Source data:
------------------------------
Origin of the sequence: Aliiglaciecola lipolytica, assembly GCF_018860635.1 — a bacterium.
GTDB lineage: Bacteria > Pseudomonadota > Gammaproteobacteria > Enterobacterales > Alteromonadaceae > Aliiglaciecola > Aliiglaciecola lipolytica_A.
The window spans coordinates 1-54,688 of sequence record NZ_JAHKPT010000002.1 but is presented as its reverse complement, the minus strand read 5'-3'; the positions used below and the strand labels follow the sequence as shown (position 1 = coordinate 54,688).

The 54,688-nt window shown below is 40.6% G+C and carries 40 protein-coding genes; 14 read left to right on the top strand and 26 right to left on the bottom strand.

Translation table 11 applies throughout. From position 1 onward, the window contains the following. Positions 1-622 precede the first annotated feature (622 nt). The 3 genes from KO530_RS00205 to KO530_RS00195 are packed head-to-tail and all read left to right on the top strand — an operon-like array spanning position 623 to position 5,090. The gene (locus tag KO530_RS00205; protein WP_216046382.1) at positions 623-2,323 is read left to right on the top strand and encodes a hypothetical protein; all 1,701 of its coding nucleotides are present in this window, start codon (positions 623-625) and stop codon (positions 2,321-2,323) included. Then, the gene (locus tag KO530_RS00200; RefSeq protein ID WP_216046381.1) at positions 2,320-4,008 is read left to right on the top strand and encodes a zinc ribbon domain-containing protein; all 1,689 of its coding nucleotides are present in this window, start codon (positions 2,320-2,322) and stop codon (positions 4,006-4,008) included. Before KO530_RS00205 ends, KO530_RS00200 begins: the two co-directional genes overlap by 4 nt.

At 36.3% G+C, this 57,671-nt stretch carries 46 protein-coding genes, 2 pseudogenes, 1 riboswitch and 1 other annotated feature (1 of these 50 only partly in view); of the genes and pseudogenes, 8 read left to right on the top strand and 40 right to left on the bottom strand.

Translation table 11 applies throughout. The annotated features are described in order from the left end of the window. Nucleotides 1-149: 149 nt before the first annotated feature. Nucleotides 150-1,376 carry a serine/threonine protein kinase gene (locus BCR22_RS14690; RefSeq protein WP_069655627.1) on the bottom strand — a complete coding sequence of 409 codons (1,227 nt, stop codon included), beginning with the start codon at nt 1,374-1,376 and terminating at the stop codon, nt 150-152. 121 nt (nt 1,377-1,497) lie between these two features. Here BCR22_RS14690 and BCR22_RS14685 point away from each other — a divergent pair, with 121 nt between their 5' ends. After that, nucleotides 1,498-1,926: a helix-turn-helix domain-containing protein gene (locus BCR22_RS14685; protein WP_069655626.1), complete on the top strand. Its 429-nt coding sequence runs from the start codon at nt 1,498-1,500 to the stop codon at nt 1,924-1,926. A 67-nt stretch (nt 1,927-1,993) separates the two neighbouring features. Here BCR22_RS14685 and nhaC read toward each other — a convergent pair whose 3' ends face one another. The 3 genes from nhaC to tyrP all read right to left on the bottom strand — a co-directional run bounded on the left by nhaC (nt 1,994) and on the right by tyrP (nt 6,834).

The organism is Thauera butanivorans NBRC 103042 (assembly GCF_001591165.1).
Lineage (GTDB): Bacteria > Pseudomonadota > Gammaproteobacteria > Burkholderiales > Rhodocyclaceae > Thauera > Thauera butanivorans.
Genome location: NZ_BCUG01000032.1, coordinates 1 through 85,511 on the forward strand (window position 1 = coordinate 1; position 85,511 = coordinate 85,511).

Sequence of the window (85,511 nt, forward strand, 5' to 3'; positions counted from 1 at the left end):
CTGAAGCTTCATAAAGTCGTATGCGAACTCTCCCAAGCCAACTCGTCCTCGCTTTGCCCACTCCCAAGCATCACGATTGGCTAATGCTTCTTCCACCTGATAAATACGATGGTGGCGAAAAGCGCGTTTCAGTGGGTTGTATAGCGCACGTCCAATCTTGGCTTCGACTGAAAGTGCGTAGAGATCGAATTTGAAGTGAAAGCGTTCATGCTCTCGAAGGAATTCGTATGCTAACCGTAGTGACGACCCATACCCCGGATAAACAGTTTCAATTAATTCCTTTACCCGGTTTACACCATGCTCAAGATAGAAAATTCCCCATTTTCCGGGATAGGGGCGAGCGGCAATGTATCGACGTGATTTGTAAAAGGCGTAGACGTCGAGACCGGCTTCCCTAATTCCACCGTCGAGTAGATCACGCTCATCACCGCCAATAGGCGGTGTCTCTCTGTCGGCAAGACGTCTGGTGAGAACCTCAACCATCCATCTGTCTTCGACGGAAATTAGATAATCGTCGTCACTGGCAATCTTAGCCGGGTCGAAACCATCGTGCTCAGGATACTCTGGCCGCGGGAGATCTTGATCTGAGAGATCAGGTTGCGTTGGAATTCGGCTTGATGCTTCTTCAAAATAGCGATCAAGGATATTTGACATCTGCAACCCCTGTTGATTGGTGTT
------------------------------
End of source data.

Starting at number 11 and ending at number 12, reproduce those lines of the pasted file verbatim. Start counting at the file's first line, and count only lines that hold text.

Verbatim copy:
Sequence of the window (85,511 nt, forward strand, 5' to 3'; positions counted from 1 at the left end):
CTGAAGCTTCATAAAGTCGTATGCGAACTCTCCCAAGCCAACTCGTCCTCGCTTTGCCCACTCCCAAGCATCACGATTGGCTAATGCTTCTTCCACCTGATAAATACGATGGTGGCGAAAAGCGCGTTTCAGTGGGTTGTATAGCGCACGTCCAATCTTGGCTTCGACTGAAAGTGCGTAGAGATCGAATTTGAAGTGAAAGCGTTCATGCTCTCGAAGGAATTCGTATGCTAACCGTAGTGACGACCCATACCCCGGATAAACAGTTTCAATTAATTCCTTTACCCGGTTTACACCATGCTCAAGATAGAAAATTCCCCATTTTCCGGGATAGGGGCGAGCGGCAATGTATCGACGTGATTTGTAAAAGGCGTAGACGTCGAGACCGGCTTCCCTAATTCCACCGTCGAGTAGATCACGCTCATCACCGCCAATAGGCGGTGTCTCTCTGTCGGCAAGACGTCTGGTGAGAACCTCAACCATCCATCTGTCTTCGACGGAAATTAGATAATCGTCGTCACTGGCAATCTTAGCCGGGTCGAAACCATCGTGCTCAGGATACTCTGGCCGCGGGAGATCTTGATCTGAGAGATCAGGTTGCGTTGGAATTCGGCTTGATGCTTCTTCAAAATAGCGATCAAGGATATTTGACATCTGCAACCCCTGTTGATTGGTGTT